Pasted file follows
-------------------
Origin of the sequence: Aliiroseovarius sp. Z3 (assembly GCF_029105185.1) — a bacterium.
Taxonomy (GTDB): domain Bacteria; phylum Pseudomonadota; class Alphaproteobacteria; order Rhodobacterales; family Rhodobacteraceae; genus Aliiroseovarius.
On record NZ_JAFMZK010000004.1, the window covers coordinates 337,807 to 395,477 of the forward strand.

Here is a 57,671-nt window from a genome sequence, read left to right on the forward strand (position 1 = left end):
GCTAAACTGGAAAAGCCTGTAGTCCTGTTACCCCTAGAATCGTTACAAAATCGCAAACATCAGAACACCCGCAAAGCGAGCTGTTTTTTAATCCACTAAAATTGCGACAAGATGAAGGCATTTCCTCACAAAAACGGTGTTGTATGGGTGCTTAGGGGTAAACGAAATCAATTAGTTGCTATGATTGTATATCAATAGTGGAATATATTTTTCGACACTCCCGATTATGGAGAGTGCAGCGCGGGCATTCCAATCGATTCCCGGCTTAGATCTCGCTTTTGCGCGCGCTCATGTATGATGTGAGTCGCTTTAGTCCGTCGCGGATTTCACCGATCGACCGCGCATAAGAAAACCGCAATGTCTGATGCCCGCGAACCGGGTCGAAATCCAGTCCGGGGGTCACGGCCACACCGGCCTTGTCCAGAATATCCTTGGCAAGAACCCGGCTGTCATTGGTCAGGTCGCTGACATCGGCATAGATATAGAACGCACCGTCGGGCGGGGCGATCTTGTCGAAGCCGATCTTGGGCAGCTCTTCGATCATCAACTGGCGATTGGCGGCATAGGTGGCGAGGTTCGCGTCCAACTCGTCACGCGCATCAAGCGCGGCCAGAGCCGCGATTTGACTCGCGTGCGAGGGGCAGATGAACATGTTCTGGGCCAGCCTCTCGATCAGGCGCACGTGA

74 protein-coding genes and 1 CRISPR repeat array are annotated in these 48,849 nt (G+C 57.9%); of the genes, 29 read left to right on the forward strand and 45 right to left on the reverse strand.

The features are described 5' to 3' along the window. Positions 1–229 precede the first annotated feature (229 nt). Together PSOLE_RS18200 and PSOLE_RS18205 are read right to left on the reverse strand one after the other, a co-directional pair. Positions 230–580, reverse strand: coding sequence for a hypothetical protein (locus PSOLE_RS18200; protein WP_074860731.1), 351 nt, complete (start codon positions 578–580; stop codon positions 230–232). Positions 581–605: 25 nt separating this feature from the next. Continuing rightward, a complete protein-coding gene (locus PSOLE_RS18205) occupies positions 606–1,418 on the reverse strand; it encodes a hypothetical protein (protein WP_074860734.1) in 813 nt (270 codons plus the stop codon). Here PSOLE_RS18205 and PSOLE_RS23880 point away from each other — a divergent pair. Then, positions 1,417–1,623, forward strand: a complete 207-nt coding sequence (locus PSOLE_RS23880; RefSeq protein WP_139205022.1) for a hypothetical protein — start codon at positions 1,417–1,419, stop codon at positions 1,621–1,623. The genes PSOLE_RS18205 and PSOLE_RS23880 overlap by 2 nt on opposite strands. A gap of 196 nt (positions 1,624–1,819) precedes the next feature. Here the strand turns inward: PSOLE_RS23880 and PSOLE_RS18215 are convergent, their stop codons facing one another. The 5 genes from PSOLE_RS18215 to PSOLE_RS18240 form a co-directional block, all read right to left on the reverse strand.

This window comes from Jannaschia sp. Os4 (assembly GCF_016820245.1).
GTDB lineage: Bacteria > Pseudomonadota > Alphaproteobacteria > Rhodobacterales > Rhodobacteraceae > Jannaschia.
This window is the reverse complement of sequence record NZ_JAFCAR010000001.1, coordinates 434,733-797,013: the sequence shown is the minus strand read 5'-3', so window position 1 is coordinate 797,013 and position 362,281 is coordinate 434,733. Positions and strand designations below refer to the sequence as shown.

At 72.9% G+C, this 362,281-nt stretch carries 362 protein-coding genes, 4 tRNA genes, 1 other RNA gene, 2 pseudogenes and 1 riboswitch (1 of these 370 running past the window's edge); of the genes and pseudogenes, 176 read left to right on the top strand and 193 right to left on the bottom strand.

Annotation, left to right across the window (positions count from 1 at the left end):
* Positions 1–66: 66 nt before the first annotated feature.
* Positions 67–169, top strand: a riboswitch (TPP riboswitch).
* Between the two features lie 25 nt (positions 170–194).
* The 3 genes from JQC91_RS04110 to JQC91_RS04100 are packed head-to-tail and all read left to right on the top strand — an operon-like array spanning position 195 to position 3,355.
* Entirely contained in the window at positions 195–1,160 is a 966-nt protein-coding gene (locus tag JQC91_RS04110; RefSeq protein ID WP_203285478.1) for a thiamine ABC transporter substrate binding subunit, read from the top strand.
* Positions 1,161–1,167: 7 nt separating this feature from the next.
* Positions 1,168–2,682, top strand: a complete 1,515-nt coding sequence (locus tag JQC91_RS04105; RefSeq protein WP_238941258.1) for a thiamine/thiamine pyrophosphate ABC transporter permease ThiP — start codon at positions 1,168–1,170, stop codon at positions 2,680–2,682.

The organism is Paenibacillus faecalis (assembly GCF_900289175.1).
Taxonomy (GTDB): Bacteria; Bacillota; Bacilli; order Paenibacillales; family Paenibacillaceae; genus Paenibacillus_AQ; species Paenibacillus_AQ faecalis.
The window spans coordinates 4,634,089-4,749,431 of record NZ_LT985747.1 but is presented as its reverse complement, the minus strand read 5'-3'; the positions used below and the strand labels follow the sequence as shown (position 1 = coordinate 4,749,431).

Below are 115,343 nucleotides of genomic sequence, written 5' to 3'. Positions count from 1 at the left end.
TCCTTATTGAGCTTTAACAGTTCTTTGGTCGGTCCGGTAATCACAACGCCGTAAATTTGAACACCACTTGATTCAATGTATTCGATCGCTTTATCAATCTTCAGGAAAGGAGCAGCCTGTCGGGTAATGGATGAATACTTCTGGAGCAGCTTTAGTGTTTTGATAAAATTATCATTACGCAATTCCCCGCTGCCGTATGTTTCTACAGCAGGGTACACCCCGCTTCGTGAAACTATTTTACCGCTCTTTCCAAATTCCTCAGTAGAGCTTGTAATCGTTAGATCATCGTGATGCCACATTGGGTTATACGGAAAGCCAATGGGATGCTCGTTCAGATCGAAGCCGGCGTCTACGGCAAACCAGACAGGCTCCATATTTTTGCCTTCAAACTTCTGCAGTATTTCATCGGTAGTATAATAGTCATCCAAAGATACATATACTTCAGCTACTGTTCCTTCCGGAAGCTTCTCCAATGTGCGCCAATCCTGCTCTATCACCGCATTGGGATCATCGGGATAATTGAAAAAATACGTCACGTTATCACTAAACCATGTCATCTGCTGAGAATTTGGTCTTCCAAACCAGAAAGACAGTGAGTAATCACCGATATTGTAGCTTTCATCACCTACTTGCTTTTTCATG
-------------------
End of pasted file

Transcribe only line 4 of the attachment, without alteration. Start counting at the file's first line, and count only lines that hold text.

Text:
Here is a 57,671-nt window from a genome sequence, read left to right on the forward strand (position 1 = left end):